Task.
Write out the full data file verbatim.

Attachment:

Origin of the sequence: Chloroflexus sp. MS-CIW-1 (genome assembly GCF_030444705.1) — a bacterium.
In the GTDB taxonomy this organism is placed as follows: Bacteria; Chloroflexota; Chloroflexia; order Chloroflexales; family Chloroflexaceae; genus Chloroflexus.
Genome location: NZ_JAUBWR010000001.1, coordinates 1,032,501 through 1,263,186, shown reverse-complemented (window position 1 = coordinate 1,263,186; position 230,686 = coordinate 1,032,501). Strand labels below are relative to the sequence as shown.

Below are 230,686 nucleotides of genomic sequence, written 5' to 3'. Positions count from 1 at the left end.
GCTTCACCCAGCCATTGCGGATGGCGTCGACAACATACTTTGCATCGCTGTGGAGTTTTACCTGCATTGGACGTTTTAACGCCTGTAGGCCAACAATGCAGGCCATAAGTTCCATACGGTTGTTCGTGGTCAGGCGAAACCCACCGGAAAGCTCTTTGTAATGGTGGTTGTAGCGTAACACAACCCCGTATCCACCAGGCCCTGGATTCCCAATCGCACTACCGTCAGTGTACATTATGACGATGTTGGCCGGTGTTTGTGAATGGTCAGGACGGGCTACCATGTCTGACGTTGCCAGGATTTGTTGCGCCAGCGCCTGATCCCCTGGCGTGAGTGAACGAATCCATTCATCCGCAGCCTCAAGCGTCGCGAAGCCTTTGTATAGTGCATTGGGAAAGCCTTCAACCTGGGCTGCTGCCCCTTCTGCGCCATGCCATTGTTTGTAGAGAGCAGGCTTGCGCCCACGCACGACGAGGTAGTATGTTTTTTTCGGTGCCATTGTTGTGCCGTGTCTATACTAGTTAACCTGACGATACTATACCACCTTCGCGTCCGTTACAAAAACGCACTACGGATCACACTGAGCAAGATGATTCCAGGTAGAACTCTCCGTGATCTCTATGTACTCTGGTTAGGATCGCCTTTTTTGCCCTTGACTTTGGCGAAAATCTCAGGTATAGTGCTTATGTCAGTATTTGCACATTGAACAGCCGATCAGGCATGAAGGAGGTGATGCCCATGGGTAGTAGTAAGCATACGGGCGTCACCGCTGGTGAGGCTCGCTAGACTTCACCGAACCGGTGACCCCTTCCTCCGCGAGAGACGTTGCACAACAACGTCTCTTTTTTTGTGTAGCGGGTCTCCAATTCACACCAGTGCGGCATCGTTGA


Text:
Origin of the sequence: Chloroflexus sp. MS-CIW-1 (genome assembly GCF_030444705.1) — a bacterium.
In the GTDB taxonomy this organism is placed as follows: Bacteria; Chloroflexota; Chloroflexia; order Chloroflexales; family Chloroflexaceae; genus Chloroflexus.
Genome location: NZ_JAUBWR010000001.1, coordinates 1,032,501 through 1,263,186, shown reverse-complemented (window position 1 = coordinate 1,263,186; position 230,686 = coordinate 1,032,501). Strand labels below are relative to the sequence as shown.

Below are 230,686 nucleotides of genomic sequence, written 5' to 3'. Positions count from 1 at the left end.
GCTTCACCCAGCCATTGCGGATGGCGTCGACAACATACTTTGCATCGCTGTGGAGTTTTACCTGCATTGGACGTTTTAACGCCTGTAGGCCAACAATGCAGGCCATAAGTTCCATACGGTTGTTCGTGGTCAGGCGAAACCCACCGGAAAGCTCTTTGTAATGGTGGTTGTAGCGTAACACAACCCCGTATCCACCAGGCCCTGGATTCCCAATCGCACTACCGTCAGTGTACATTATGACGATGTTGGCCGGTGTTTGTGAATGGTCAGGACGGGCTACCATGTCTGACGTTGCCAGGATTTGTTGCGCCAGCGCCTGATCCCCTGGCGTGAGTGAACGAATCCATTCATCCGCAGCCTCAAGCGTCGCGAAGCCTTTGTATAGTGCATTGGGAAAGCCTTCAACCTGGGCTGCTGCCCCTTCTGCGCCATGCCATTGTTTGTAGAGAGCAGGCTTGCGCCCACGCACGACGAGGTAGTATGTTTTTTTCGGTGCCATTGTTGTGCCGTGTCTATACTAGTTAACCTGACGATACTATACCACCTTCGCGTCCGTTACAAAAACGCACTACGGATCACACTGAGCAAGATGATTCCAGGTAGAACTCTCCGTGATCTCTATGTACTCTGGTTAGGATCGCCTTTTTTGCCCTTGACTTTGGCGAAAATCTCAGGTATAGTGCTTATGTCAGTATTTGCACATTGAACAGCCGATCAGGCATGAAGGAGGTGATGCCCATGGGTAGTAGTAAGCATACGGGCGTCACCGCTGGTGAGGCTCGCTAGACTTCACCGAACCGGTGACCCCTTCCTCCGCGAGAGACGTTGCACAACAACGTCTCTTTTTTTGTGTAGCGGGTCTCCAATTCACACCAGTGCGGCATCGTTGA